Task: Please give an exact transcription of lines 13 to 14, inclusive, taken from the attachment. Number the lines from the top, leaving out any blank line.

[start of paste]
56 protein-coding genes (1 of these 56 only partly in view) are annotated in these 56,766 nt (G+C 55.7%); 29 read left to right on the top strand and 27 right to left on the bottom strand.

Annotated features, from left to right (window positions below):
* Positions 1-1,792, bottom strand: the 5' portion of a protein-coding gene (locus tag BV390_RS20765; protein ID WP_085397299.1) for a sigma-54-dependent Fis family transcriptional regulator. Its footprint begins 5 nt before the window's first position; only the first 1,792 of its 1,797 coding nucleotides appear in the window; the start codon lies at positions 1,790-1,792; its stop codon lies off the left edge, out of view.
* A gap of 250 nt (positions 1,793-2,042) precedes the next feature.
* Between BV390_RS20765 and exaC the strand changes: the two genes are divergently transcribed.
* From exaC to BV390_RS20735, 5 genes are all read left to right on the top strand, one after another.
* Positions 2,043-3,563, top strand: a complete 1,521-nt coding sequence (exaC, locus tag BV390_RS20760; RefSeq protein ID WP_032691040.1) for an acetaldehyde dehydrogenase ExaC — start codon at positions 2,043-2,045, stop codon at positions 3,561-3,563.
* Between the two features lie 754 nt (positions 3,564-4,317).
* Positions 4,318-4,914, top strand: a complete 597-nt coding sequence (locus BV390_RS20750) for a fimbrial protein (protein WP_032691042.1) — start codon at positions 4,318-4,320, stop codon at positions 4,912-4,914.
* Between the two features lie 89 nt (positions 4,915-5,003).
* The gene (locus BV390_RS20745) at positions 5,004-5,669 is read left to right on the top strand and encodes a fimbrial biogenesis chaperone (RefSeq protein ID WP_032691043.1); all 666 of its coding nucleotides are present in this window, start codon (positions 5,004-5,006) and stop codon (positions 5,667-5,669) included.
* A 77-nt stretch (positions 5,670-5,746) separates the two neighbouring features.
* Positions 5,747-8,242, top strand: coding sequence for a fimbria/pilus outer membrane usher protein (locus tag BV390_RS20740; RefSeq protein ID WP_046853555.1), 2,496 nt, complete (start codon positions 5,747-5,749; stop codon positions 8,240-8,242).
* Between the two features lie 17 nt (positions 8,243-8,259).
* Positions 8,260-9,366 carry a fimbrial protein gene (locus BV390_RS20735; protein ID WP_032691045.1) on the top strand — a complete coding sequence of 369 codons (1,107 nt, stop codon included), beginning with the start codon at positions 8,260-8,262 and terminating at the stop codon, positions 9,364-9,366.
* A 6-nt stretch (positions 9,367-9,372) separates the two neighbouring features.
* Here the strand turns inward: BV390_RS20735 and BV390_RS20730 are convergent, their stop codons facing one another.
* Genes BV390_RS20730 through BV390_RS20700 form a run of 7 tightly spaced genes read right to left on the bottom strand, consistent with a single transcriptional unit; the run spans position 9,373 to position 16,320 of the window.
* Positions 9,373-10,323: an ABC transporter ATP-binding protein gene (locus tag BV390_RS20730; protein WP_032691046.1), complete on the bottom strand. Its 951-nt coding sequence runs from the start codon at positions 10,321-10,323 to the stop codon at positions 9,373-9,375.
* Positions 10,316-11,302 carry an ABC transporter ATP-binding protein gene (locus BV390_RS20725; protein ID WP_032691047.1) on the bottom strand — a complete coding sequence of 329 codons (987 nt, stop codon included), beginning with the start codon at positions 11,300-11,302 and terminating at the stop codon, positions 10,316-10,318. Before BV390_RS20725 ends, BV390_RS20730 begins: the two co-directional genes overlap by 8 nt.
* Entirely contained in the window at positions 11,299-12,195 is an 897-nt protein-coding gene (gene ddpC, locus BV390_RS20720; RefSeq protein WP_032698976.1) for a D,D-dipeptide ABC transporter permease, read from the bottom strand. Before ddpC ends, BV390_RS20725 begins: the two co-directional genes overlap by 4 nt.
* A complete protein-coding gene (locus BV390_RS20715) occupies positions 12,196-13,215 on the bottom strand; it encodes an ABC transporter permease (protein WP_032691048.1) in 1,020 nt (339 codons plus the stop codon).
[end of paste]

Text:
* Positions 5,747-8,242, top strand: coding sequence for a fimbria/pilus outer membrane usher protein (locus tag BV390_RS20740; RefSeq protein ID WP_046853555.1), 2,496 nt, complete (start codon positions 5,747-5,749; stop codon positions 8,240-8,242).
* Between the two features lie 17 nt (positions 8,243-8,259).